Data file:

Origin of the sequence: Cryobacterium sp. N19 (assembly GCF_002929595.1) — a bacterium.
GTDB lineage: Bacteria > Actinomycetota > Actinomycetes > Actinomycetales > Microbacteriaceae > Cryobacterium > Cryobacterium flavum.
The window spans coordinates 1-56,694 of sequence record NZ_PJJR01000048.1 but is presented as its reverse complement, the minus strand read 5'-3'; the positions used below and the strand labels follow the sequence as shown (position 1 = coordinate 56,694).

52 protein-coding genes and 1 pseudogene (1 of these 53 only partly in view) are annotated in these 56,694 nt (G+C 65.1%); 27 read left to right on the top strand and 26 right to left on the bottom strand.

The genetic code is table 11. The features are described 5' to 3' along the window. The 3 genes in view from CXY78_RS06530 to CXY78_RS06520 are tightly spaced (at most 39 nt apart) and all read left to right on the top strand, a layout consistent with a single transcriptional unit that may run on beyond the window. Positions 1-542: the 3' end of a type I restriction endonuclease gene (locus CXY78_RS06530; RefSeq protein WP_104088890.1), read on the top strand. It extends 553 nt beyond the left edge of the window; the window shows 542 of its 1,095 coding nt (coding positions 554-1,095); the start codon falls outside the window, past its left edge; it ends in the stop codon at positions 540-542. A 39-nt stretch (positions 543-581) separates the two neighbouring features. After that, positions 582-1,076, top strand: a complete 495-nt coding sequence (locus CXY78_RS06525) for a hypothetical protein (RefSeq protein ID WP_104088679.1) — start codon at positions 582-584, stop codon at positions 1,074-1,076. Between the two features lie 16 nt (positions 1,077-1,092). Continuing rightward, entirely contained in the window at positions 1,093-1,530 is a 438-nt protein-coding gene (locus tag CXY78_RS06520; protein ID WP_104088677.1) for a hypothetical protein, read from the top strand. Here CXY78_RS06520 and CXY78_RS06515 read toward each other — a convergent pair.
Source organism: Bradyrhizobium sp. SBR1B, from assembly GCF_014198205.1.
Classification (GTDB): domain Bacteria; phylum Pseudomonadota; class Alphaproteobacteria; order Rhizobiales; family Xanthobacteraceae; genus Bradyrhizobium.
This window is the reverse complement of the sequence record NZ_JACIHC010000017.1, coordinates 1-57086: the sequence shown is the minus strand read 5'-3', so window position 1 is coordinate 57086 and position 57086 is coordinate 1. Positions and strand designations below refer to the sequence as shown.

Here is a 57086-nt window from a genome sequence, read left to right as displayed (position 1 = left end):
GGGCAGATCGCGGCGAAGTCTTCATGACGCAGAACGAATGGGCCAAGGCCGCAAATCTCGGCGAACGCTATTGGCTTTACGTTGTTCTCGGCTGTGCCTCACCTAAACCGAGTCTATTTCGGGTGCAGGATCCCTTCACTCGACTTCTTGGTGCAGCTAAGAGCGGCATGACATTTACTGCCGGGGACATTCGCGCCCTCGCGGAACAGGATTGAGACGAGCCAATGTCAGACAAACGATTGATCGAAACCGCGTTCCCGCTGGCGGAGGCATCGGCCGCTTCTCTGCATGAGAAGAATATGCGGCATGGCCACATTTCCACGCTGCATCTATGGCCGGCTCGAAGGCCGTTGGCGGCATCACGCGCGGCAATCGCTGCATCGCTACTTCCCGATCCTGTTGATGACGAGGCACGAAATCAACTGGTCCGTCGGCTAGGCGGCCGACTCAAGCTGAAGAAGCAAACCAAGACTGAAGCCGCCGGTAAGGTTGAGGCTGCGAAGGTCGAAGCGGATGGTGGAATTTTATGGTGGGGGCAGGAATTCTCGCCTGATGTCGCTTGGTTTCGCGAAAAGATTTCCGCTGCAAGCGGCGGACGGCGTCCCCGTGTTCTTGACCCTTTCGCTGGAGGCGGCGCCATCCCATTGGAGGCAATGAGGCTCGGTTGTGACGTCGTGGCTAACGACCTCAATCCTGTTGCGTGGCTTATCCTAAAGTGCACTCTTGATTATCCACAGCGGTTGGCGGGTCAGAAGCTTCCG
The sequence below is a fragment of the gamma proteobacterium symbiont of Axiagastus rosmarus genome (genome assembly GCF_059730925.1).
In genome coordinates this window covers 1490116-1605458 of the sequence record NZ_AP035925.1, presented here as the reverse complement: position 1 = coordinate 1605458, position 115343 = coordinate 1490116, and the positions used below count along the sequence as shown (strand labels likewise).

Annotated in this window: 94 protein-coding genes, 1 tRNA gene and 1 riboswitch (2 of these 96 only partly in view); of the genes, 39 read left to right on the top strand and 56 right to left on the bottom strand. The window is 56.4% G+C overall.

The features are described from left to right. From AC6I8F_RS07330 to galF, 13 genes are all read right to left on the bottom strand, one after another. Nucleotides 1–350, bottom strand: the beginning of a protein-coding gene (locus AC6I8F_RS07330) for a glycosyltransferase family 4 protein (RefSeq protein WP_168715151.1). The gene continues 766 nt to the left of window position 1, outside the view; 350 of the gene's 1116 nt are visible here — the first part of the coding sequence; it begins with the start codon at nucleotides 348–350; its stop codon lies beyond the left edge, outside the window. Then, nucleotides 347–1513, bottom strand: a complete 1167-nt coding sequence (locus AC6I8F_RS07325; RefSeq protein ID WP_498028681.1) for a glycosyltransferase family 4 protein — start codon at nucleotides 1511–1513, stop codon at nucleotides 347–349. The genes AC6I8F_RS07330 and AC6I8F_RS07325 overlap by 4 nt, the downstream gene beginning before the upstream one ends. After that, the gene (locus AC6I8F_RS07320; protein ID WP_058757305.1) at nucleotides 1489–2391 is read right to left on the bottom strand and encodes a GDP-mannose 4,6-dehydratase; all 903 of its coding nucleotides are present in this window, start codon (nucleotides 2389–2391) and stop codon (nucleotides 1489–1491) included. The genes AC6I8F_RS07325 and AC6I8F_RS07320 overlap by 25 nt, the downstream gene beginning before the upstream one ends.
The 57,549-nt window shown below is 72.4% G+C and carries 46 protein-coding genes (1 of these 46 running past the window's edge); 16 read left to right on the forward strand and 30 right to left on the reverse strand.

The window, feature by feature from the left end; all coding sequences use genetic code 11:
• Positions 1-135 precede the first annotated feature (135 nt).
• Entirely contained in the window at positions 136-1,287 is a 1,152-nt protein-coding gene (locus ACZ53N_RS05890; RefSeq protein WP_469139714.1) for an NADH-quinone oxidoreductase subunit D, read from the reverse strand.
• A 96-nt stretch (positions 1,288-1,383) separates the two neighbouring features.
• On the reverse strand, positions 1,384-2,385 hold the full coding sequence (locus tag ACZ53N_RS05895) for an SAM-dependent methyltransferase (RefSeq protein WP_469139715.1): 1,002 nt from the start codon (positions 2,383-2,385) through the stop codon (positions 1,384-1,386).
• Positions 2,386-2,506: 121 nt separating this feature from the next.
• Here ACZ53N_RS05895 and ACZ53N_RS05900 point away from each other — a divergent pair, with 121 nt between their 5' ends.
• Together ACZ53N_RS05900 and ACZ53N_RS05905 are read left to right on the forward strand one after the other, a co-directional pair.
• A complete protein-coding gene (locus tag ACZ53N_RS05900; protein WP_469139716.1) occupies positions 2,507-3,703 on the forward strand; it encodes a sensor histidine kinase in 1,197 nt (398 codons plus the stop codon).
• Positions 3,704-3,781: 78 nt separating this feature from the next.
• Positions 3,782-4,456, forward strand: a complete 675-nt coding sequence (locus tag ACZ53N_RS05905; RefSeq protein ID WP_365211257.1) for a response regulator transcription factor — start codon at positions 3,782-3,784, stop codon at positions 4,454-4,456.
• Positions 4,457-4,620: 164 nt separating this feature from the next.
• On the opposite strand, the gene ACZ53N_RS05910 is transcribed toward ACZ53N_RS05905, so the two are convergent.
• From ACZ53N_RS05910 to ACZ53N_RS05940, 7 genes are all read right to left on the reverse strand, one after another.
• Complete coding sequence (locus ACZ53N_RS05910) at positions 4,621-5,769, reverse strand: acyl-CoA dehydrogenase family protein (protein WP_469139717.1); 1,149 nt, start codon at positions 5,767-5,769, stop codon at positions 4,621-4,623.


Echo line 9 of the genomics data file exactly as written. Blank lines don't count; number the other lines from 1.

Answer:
Here is a 57086-nt window from a genome sequence, read left to right as displayed (position 1 = left end):